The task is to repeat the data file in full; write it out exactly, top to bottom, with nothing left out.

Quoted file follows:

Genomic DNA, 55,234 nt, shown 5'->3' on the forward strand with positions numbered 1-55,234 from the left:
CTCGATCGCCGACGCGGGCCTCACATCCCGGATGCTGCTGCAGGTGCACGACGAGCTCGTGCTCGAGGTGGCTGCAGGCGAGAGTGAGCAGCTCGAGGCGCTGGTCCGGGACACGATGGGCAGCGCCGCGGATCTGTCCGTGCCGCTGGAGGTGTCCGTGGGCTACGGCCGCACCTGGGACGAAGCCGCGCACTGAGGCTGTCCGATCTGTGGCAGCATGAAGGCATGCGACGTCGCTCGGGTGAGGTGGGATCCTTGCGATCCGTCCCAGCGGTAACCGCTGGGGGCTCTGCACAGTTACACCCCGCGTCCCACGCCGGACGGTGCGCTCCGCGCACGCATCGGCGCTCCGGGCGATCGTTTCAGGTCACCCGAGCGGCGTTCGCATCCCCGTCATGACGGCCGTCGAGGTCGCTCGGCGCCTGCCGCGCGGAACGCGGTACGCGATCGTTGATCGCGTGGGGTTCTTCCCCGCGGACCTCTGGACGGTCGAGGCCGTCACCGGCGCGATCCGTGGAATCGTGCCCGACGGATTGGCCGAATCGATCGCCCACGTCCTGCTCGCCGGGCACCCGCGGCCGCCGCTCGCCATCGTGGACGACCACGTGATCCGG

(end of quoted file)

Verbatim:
Genomic DNA, 55,234 nt, shown 5'->3' on the forward strand with positions numbered 1-55,234 from the left:
CTCGATCGCCGACGCGGGCCTCACATCCCGGATGCTGCTGCAGGTGCACGACGAGCTCGTGCTCGAGGTGGCTGCAGGCGAGAGTGAGCAGCTCGAGGCGCTGGTCCGGGACACGATGGGCAGCGCCGCGGATCTGTCCGTGCCGCTGGAGGTGTCCGTGGGCTACGGCCGCACCTGGGACGAAGCCGCGCACTGAGGCTGTCCGATCTGTGGCAGCATGAAGGCATGCGACGTCGCTCGGGTGAGGTGGGATCCTTGCGATCCGTCCCAGCGGTAACCGCTGGGGGCTCTGCACAGTTACACCCCGCGTCCCACGCCGGACGGTGCGCTCCGCGCACGCATCGGCGCTCCGGGCGATCGTTTCAGGTCACCCGAGCGGCGTTCGCATCCCCGTCATGACGGCCGTCGAGGTCGCTCGGCGCCTGCCGCGCGGAACGCGGTACGCGATCGTTGATCGCGTGGGGTTCTTCCCCGCGGACCTCTGGACGGTCGAGGCCGTCACCGGCGCGATCCGTGGAATCGTGCCCGACGGATTGGCCGAATCGATCGCCCACGTCCTGCTCGCCGGGCACCCGCGGCCGCCGCTCGCCATCGTGGACGACCACGTGATCCGG